Exploring the influence of the behaviour-management approaches of a school on students' social behavioural issues : An institutional ethnography from a private higher secondary school in Chitral

Date of Award


Document Type


Degree Name

Master of Education (MEd)


Institute for Educational Development, Karachi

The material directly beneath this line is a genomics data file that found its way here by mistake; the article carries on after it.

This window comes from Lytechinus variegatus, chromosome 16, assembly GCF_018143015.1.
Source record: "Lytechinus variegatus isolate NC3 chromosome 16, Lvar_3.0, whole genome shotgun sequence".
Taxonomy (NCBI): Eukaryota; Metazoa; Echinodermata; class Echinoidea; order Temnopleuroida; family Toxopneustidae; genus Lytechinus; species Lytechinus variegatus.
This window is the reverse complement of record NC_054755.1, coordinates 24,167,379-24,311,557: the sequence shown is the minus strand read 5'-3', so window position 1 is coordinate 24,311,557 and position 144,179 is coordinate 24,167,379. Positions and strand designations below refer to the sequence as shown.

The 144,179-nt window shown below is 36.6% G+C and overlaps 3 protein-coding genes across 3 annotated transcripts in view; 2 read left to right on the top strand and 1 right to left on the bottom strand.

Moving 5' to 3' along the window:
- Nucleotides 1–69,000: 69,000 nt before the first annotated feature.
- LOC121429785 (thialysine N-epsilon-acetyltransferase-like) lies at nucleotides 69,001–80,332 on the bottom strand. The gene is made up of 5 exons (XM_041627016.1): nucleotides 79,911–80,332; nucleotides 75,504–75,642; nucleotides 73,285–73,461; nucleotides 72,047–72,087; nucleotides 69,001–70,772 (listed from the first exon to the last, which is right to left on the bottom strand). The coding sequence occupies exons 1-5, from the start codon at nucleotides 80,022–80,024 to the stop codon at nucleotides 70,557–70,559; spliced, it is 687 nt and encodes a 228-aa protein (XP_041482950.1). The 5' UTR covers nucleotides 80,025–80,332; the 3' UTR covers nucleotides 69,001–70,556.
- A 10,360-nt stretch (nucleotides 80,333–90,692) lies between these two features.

There is growing anxiety amongst parents and teachers about social behavioural issues of higher secondary school children in Pakistan. This study focused on these issues and explored the influence the behaviour-management approaches of a school on students' social behavioural issues in a private higher secondary school setting in rural part of Pakistan. It followed qualitative research methodology and utilized institutional ethnographic design to explore the research question. Various data collection methods were employed including observations of school activities, interviews of principal and hostel warden, focused group discussions with parents, teachers and students and document analysis. The findings of the study showed that context plays a key role in defining the social behavioural issues (SBI). If the behaviour of students deviates from the set norms and values of the school and community, they are considered problematic. The common students' SBI identified in the research included disciplinary issues such as absenteeism, uniform violation, late arrival at school, roaming aimlessly and disregard to social manners such as not paying salam and less usage of polite words. The stakeholders consider school primarily responsible for building students' social behaviour, therefore, display of SBI by the students reflects negatively on the school. It was also found that students show more SBI with teachers who are professionally less developed. The research concluded that school uses three approaches to manage SBI, which are preventive, interventionist and reactive approaches. These approaches have either positive or negative influences towards students' SBI. It was found that actual influence depends more on the process through which these approaches are applied than the approach itself. The school dominantly uses reactive strategies, which have a negative influence on students' SBI. They also apply preventive and interventionist approaches but at a sub-optimal level and in a way that makes them less effective to attain desirable outcomes. It is recommended that the principal should attempt to reduce communication gap between stakeholders by involving teachers, parents and students in decision making and policy implementation. School should also engage teachers in continuous professional development. These attempts will strengthen the culture of whole school positive approaches.

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